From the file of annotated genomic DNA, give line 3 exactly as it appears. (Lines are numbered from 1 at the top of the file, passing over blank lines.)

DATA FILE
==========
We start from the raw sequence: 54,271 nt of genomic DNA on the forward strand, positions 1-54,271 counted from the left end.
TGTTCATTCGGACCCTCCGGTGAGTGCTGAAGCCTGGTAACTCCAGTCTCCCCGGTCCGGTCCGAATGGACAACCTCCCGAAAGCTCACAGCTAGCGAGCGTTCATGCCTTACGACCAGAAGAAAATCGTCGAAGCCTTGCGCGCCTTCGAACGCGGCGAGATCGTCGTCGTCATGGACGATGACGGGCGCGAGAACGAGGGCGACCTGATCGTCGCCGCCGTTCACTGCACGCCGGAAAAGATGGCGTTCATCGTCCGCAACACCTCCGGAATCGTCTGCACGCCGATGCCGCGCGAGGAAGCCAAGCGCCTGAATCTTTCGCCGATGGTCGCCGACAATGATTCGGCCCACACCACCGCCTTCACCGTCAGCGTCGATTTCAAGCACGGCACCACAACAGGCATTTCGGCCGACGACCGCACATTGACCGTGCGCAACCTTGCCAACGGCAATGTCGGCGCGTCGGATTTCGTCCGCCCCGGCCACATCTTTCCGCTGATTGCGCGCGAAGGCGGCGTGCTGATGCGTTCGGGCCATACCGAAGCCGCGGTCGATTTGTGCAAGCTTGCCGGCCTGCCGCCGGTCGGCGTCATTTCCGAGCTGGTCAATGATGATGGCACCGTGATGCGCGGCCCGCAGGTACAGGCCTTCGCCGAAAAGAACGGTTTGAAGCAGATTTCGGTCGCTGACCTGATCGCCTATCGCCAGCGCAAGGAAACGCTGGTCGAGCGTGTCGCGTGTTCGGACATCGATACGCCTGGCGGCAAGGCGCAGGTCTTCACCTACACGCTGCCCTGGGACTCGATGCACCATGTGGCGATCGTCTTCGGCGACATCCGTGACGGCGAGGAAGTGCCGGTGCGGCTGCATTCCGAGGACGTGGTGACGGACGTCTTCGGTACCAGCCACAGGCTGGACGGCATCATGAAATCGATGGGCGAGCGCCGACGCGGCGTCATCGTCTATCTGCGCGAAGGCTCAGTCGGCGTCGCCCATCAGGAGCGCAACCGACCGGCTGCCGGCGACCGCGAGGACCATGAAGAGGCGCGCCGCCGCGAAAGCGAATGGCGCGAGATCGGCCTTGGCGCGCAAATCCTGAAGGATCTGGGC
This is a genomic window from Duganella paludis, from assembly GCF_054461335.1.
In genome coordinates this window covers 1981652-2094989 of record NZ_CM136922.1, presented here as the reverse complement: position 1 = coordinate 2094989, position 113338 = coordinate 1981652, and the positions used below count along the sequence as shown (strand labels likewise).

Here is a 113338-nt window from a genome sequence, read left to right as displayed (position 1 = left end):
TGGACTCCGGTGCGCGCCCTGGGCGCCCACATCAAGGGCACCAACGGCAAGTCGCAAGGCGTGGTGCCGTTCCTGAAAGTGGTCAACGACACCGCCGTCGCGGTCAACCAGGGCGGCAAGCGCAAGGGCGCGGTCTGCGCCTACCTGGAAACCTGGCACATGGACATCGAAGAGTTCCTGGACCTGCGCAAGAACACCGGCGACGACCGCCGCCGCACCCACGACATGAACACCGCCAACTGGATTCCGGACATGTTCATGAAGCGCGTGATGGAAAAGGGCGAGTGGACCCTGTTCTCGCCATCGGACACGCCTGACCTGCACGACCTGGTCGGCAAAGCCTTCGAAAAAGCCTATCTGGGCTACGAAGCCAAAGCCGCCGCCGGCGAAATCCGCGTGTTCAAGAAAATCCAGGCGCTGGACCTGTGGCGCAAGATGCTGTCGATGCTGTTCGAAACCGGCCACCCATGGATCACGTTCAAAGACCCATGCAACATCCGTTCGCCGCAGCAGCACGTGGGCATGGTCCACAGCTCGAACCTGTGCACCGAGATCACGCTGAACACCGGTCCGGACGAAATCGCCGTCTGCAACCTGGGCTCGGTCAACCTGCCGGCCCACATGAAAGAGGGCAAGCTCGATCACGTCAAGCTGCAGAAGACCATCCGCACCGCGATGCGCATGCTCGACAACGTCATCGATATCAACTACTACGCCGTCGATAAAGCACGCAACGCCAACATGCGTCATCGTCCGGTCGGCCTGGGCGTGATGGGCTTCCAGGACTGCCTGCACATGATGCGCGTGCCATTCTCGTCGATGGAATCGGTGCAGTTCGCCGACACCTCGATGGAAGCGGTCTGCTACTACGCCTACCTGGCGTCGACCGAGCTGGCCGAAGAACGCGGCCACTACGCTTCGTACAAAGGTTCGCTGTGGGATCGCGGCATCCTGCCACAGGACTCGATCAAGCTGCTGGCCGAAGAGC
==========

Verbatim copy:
This is a genomic window from Duganella paludis, from assembly GCF_054461335.1.